A few weeks ago the World Bank Uganda Office invited me to observe and write about the mid-term review of its education programs in Uganda.
I don’t know about you, but when the World Bank invites me to observe and write about anything, I pick up and start.
Before I get ahead of myself or you, let me explain what’s going on. The short version of the story is; in 2014, the Government of Uganda through the Ministry of Education and Sports received USD 100M from Global Partnership for Education.
The Purpose of this grant is to implement the project dubbed, “The Uganda Teacher and School Effectiveness Project a.k.a UTSEP specifically targeting primary schools.
The World Bank is the supervising entity of this grant. They are more like the big sister of the project, making sure everyone not only does their job to deliver but also provide technical support to the Ministry.
The project became effective in March 2015 and is expected to end by June 2018. So right now is its 17th Month birthday.
The purpose of the mid-term review in the words of Elizabeth Ninan, the Senior Education Specialist for the World Bank here in the pearl of Africa, was to; “firstly take stock of the components that have gone well, address what hasn’t worked in terms of delay and implementation and figure out how every stakeholder can reorganize themselves better to get the work done”.
That’s really all the technical language I can master to explain this: my point is it’s a big deal. And by big deal I mean, teams flew in from across the world to attend this really draining exercise. But what makes it an even bigger deal, is who the beneficiary of this project is when it all falls in place – the children, teachers, and generally the entire country gets to reap the fruits of quality education.
The project has 3 main components which are:
1. Effective teachers. This is a fancy phrase for repackaging our educators to better deliver and improve the quality of their output. Specific emphasis is placed on Early Grade Reading and Early Childhood Development.
We all know that most of our public schools are highly ineffective especially because our teachers are not top on the list of the competent bunch. (We can talk about the issues our teachers are grappling with all day, but today is not that day)
According to numerous research and studies, 75% teachers in Uganda have been found to be wanting in terms of competence and knowledge of the subjects which they teach.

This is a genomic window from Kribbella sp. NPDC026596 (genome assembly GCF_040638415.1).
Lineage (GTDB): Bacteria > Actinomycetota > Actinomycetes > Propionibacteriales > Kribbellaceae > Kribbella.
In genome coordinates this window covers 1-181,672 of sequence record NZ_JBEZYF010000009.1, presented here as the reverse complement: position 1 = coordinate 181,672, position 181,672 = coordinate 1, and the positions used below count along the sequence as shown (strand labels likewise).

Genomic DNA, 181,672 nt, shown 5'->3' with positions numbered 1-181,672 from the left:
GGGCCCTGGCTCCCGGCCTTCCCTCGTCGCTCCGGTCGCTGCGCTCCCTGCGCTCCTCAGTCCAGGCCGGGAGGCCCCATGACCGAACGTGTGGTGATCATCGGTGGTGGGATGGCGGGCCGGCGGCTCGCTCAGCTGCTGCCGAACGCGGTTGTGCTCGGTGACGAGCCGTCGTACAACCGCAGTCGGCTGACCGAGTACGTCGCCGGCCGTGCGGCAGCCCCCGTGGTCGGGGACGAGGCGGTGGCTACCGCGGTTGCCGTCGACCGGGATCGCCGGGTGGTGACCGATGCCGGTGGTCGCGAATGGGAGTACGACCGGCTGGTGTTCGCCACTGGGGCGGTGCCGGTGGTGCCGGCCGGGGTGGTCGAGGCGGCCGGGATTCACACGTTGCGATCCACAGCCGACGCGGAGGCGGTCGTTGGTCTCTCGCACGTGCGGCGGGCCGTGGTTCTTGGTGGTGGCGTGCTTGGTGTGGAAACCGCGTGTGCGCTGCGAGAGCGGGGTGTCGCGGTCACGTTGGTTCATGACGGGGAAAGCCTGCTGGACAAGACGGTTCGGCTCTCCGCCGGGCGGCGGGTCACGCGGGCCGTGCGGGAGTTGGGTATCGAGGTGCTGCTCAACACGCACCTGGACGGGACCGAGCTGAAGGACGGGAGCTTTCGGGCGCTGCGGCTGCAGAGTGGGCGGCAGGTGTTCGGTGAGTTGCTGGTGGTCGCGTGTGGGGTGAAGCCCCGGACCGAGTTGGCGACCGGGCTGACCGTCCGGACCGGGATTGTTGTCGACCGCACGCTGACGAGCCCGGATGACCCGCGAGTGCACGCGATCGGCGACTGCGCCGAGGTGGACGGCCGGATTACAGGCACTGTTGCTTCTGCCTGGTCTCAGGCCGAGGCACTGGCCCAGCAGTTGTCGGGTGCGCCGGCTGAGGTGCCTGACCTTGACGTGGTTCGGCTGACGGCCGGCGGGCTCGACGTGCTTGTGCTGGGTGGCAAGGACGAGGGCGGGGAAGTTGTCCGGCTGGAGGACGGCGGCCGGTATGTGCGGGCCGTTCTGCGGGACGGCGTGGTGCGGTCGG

So this component is among others, about ensuring that our educators are better equipped for the job.
2. Effective Schools. This component involves training and equipping head teachers, deputies and members of school management committees with skills in administration and management under the auspices of Uganda Management Institute.
I got to hear the testimony of one of the head teachers trained who heads Akamurei Primary School, in Amuria district, and I am telling you, this very enthusiastic lady, Eunice Omunyokol, seemed to have turned over a new leaf at her school.
When the school managers get better at their job, in no time those leadership skills will trickle down to the rest of the staff. She even wrote a poem about it.
Besides that, this component is the part where classrooms are constructed so we can ease the pressure on our mango trees. You could just turn on your TV and see a story of, “Under The Mango Tree Primary School.”
3. Implementation, support and capacity building: This is too technical for my amateur explanations but the most fun part of it is implementation of some ICT-based system that will strengthen capacity for inspection, monitoring and evaluation.
If you have read my blog for a while you probably have picked up on my interest in our education system and all its disheartening shortcomings.
Those opinions come from a place of frustration at how underwhelming it is to go through the education system in this country. So it was rivetingly refreshing to spend the week in an environment where I learnt that something is being done about the problem that is our education system.
The review has entailed a field visit to some of the rural schools implementing the project in Mityana District, attending of the Ministry of Education and Sports Annual Sector Review and meetings upon meetings going over the various components of the project all in the period of 9 days (from 1st- 9th September 2016).
My job was pretty easy, it’s the fun part. In two more parts, I will share my take on the project’s mid-term review, as I let you in on the work the World Bank is doing with Uganda’s Ministry of Education and Sports, and more importantly have as much fun while doing it.